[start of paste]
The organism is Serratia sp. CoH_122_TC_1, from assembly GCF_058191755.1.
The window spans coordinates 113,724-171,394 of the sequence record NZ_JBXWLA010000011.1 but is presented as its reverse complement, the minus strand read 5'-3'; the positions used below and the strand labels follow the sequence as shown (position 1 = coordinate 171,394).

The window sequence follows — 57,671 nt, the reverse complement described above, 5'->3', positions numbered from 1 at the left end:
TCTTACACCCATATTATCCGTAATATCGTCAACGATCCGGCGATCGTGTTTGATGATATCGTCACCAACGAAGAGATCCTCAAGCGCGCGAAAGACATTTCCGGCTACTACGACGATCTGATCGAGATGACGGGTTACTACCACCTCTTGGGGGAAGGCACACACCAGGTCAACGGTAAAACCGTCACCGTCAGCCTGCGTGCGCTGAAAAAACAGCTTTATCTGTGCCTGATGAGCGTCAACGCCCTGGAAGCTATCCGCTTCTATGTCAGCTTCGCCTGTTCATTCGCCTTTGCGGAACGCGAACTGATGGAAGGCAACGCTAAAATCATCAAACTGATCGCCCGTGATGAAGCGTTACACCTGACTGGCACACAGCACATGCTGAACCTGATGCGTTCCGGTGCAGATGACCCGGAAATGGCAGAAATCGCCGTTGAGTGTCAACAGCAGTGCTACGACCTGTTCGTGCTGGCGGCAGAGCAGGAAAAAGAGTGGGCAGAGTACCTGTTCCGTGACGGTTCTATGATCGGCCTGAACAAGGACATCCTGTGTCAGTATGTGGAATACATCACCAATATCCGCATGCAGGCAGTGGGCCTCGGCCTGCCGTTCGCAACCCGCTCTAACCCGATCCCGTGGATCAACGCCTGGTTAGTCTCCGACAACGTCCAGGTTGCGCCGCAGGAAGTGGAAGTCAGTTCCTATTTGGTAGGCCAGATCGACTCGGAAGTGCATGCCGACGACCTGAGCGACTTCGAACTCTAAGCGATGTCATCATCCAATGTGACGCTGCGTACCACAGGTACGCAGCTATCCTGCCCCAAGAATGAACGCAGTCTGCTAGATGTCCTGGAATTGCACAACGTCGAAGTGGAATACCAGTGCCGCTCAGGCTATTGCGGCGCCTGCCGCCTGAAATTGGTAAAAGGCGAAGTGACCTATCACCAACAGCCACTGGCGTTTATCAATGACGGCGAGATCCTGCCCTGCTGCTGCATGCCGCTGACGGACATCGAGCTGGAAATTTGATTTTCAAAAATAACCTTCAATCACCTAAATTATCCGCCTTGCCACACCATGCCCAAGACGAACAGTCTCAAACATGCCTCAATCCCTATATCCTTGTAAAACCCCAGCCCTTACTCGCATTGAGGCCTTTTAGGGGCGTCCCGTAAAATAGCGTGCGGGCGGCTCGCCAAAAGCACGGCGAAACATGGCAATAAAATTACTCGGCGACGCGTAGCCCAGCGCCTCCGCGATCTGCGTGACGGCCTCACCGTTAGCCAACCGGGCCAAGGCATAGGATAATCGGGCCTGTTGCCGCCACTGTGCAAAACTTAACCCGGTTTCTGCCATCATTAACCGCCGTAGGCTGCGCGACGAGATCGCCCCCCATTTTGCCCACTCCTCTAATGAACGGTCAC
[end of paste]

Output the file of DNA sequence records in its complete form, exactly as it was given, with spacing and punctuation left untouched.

The organism is Serratia sp. CoH_122_TC_1, from assembly GCF_058191755.1.
The window spans coordinates 113,724-171,394 of the sequence record NZ_JBXWLA010000011.1 but is presented as its reverse complement, the minus strand read 5'-3'; the positions used below and the strand labels follow the sequence as shown (position 1 = coordinate 171,394).

The window sequence follows — 57,671 nt, the reverse complement described above, 5'->3', positions numbered from 1 at the left end:
TCTTACACCCATATTATCCGTAATATCGTCAACGATCCGGCGATCGTGTTTGATGATATCGTCACCAACGAAGAGATCCTCAAGCGCGCGAAAGACATTTCCGGCTACTACGACGATCTGATCGAGATGACGGGTTACTACCACCTCTTGGGGGAAGGCACACACCAGGTCAACGGTAAAACCGTCACCGTCAGCCTGCGTGCGCTGAAAAAACAGCTTTATCTGTGCCTGATGAGCGTCAACGCCCTGGAAGCTATCCGCTTCTATGTCAGCTTCGCCTGTTCATTCGCCTTTGCGGAACGCGAACTGATGGAAGGCAACGCTAAAATCATCAAACTGATCGCCCGTGATGAAGCGTTACACCTGACTGGCACACAGCACATGCTGAACCTGATGCGTTCCGGTGCAGATGACCCGGAAATGGCAGAAATCGCCGTTGAGTGTCAACAGCAGTGCTACGACCTGTTCGTGCTGGCGGCAGAGCAGGAAAAAGAGTGGGCAGAGTACCTGTTCCGTGACGGTTCTATGATCGGCCTGAACAAGGACATCCTGTGTCAGTATGTGGAATACATCACCAATATCCGCATGCAGGCAGTGGGCCTCGGCCTGCCGTTCGCAACCCGCTCTAACCCGATCCCGTGGATCAACGCCTGGTTAGTCTCCGACAACGTCCAGGTTGCGCCGCAGGAAGTGGAAGTCAGTTCCTATTTGGTAGGCCAGATCGACTCGGAAGTGCATGCCGACGACCTGAGCGACTTCGAACTCTAAGCGATGTCATCATCCAATGTGACGCTGCGTACCACAGGTACGCAGCTATCCTGCCCCAAGAATGAACGCAGTCTGCTAGATGTCCTGGAATTGCACAACGTCGAAGTGGAATACCAGTGCCGCTCAGGCTATTGCGGCGCCTGCCGCCTGAAATTGGTAAAAGGCGAAGTGACCTATCACCAACAGCCACTGGCGTTTATCAATGACGGCGAGATCCTGCCCTGCTGCTGCATGCCGCTGACGGACATCGAGCTGGAAATTTGATTTTCAAAAATAACCTTCAATCACCTAAATTATCCGCCTTGCCACACCATGCCCAAGACGAACAGTCTCAAACATGCCTCAATCCCTATATCCTTGTAAAACCCCAGCCCTTACTCGCATTGAGGCCTTTTAGGGGCGTCCCGTAAAATAGCGTGCGGGCGGCTCGCCAAAAGCACGGCGAAACATGGCAATAAAATTACTCGGCGACGCGTAGCCCAGCGCCTCCGCGATCTGCGTGACGGCCTCACCGTTAGCCAACCGGGCCAAGGCATAGGATAATCGGGCCTGTTGCCGCCACTGTGCAAAACTTAACCCGGTTTCTGCCATCATTAACCGCCGTAGGCTGCGCGACGAGATCGCCCCCCATTTTGCCCACTCCTCTAATGAACGGTCAC